So I'm reading through my old journals, and I find an outline for a book. A book I spent months toiling over as a 20 year old. It had never left my subconscious. Of course I remembered this plan, but I hadn't been able to dedicate myself to writing it. When the idea was conceived, the internet wasn't readily available. In fact, I had a ten year old computer with a printer that needed paper fed through perfectly aligned holes you had to tear off when it was done printing. It was a lifetime ago. I don't think I even had the capacity to save a document on a floppy disk. Most of my ideas were handwritten, misspelled, and disorganized. I hadn't yet committed to my education, so my potential was entirely untapped. So here I am, decades later, reading this outline to a book I had passionately longed to write, but abandoned with age and responsibility. I wasn't sure what to do with this. So many feelings were stirred up, like younger me had returned from sabbatical- ready to take on the ownership of old dreams. Given extensive thought and reflection, I decided to channel my writing energies into this blog. I wanted to help people. Provide tools to improve quality-of-life, spread the love, all that fluffy kumbaiah stuff. It's been delicious. I've loved practically every moment of this process (the coding was a little daunting, but whatever).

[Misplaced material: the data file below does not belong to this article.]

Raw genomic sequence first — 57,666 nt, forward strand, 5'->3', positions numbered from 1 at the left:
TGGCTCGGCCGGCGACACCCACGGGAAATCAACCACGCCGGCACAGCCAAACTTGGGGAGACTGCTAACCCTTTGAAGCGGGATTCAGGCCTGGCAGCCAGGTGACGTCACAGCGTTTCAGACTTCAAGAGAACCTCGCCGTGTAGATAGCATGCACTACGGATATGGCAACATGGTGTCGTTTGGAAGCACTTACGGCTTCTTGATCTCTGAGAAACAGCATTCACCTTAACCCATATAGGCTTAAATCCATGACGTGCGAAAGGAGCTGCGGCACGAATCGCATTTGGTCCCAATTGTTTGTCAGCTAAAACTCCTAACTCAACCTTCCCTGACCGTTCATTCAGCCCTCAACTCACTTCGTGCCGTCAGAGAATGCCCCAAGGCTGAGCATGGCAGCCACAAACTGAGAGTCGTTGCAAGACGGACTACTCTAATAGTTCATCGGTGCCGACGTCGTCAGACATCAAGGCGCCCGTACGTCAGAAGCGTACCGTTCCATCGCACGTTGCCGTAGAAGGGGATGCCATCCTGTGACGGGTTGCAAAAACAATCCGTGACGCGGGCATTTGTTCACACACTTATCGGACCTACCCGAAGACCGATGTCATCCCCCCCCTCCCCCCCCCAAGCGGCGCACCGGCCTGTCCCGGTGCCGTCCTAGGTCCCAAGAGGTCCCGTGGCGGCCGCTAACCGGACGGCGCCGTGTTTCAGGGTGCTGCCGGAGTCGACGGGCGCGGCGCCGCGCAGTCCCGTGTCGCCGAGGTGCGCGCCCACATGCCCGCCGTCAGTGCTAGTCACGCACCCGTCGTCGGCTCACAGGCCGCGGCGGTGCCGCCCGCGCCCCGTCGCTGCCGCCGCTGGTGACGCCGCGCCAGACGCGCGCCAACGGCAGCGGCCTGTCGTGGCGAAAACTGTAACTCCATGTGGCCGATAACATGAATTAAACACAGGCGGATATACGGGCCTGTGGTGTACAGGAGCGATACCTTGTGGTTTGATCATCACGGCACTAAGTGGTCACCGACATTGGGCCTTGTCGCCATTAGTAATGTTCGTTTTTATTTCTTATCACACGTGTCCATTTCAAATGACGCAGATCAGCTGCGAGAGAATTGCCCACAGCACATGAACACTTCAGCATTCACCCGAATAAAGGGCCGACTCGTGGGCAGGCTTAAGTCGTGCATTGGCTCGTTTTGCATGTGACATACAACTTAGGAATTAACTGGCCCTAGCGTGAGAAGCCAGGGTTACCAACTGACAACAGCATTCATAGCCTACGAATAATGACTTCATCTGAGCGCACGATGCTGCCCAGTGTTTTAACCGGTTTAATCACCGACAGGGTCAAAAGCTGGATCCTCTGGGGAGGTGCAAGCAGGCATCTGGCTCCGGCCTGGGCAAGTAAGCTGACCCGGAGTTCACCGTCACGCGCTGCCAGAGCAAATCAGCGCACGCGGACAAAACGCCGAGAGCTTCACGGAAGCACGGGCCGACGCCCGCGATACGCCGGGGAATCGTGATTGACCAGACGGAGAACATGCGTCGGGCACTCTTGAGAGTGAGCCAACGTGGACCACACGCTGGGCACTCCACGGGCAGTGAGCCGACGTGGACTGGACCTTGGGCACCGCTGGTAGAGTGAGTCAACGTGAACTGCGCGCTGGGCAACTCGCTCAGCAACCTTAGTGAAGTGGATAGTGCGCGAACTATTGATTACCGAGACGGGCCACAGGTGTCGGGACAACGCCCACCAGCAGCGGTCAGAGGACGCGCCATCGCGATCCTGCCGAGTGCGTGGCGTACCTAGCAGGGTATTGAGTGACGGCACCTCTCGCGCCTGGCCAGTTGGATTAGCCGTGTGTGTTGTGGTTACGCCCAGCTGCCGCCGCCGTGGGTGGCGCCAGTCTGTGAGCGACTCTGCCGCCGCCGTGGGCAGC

Listening to music that connects me to those moments like a time machine...


After nearly a year of writing on Audrey's Peace of Mind, the book came knocking again. I started recalling the stories I had to tell, and listening to the music that connects me to those moments like a time machine. The fire was ignited. For all you creators out there, you know that this type of fire does not relent. It's a taunting little bugger. You have a free 15 minutes? Let me ignite your muse, so every other task is excruciating and mundane. You have an afternoon? Scrap it, I'm taking the whole weekend. I was committed, vows and everything. When I finally uttered it aloud- "I'm writing a book." It almost sounded laughable. A book. Really? That's an average of 75,000-100,000 words! How in the name of all that I hold dear, am I going to create this? I'm already working full time, have a partial second job on the side, I blog, I parent a growing human being, and now....a book? Sigh. Unrelenting. It has to be born. Almost immediately after deciding to go with it, I found a quote that brought me to tears.